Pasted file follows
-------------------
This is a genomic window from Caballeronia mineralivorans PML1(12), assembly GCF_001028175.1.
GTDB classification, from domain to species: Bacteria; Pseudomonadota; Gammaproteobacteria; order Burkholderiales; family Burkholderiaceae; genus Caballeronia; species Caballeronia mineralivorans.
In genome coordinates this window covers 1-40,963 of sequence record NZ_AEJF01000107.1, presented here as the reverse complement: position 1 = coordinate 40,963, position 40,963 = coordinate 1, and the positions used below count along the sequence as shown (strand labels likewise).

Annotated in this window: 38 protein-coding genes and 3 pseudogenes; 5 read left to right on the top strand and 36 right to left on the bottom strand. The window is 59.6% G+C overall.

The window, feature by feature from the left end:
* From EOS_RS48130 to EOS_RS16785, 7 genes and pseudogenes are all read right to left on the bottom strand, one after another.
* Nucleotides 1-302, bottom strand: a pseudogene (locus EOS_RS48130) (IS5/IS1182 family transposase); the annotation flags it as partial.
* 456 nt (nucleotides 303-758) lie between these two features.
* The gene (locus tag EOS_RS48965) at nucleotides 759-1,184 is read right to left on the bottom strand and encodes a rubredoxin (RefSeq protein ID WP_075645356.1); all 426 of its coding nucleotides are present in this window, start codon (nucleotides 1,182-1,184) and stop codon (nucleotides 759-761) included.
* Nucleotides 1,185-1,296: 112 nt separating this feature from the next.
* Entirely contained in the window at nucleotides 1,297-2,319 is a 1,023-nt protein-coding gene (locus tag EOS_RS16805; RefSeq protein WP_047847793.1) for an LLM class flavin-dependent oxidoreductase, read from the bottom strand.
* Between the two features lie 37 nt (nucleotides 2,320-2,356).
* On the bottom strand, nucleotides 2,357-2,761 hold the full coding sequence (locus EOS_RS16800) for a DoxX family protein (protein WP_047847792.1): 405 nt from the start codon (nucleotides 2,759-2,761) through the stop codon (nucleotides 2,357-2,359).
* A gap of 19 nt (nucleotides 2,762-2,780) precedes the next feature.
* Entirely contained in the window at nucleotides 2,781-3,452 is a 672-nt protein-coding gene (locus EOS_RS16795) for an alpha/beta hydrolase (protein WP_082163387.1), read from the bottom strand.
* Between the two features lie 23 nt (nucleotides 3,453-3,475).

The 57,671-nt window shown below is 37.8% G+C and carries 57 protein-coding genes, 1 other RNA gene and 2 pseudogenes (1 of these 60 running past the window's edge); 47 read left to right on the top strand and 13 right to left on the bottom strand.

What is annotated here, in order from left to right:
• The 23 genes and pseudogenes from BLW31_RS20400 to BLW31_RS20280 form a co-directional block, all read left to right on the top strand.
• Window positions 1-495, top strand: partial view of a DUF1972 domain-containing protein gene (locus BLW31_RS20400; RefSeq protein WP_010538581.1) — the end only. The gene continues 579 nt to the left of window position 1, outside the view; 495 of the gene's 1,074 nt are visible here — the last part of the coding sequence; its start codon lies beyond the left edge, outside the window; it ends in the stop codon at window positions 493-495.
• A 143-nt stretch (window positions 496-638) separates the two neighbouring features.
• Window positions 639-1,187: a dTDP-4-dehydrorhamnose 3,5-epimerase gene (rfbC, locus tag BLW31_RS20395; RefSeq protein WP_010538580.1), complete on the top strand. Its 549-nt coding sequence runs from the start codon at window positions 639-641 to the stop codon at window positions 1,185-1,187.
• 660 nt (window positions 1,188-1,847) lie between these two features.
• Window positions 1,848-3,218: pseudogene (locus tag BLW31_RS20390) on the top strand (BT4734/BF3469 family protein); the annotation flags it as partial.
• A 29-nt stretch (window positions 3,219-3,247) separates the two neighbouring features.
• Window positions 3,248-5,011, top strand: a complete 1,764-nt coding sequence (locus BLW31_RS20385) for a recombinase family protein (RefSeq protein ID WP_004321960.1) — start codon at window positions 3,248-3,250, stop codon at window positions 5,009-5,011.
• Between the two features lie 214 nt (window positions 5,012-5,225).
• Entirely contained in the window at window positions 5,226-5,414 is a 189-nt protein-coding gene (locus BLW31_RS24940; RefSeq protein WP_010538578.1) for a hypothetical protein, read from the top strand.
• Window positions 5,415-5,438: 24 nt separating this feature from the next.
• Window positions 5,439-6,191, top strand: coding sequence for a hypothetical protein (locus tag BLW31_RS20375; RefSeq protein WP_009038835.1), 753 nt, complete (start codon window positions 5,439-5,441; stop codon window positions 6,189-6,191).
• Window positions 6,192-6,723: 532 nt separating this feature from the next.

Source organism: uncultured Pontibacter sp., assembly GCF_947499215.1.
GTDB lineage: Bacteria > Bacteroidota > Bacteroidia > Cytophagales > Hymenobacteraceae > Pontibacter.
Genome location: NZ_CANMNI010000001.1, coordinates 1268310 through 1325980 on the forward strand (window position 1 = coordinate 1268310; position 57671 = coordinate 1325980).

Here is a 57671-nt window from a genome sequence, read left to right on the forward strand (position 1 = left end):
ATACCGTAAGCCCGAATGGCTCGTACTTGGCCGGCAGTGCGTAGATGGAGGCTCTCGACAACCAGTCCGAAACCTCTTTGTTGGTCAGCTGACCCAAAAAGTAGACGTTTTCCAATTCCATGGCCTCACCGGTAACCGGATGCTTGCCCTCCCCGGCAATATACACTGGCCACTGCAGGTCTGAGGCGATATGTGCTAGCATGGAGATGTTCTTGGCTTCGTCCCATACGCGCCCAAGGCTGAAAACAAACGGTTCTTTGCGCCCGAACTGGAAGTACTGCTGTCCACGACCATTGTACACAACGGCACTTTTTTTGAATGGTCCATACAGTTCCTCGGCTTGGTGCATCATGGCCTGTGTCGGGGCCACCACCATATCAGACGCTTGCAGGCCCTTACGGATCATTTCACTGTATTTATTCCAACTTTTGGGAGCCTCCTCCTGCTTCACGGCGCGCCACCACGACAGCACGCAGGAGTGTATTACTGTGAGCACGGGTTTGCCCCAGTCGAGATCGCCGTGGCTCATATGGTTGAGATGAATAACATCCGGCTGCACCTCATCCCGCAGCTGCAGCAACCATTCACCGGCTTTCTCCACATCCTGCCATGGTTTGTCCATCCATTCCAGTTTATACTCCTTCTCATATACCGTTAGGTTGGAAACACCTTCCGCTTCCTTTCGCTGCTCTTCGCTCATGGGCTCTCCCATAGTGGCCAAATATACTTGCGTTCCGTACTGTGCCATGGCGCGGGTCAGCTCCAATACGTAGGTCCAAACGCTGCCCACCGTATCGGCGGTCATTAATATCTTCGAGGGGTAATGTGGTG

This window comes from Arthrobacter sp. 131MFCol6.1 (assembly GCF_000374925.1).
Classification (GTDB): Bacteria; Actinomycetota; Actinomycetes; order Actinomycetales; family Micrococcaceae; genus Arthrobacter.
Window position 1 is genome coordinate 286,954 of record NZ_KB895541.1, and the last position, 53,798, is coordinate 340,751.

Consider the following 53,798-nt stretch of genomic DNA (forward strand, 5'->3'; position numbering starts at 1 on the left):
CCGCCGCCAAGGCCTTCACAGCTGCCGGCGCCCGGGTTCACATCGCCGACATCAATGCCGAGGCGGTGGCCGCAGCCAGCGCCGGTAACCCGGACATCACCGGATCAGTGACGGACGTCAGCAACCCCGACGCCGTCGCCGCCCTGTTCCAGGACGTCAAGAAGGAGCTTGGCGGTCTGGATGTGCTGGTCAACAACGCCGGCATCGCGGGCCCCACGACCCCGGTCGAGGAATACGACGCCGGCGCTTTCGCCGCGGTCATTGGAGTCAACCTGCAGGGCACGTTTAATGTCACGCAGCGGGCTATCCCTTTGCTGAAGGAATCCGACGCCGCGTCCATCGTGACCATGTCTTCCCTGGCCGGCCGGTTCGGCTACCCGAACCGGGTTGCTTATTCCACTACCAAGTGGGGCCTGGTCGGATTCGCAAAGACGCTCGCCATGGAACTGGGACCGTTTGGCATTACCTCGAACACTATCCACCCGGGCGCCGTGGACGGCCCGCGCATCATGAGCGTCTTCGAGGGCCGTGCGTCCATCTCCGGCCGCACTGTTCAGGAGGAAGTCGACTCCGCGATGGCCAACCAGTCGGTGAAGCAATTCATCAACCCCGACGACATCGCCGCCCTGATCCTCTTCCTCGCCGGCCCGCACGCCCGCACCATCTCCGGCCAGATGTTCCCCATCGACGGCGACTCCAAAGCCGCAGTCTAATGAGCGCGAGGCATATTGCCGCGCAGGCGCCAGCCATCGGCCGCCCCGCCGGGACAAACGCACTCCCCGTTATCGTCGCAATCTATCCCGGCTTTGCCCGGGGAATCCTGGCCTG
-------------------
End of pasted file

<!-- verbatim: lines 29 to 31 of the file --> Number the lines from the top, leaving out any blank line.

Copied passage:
• Window positions 5,415-5,438: 24 nt separating this feature from the next.
• Window positions 5,439-6,191, top strand: coding sequence for a hypothetical protein (locus tag BLW31_RS20375; RefSeq protein WP_009038835.1), 753 nt, complete (start codon window positions 5,439-5,441; stop codon window positions 6,189-6,191).
• Window positions 6,192-6,723: 532 nt separating this feature from the next.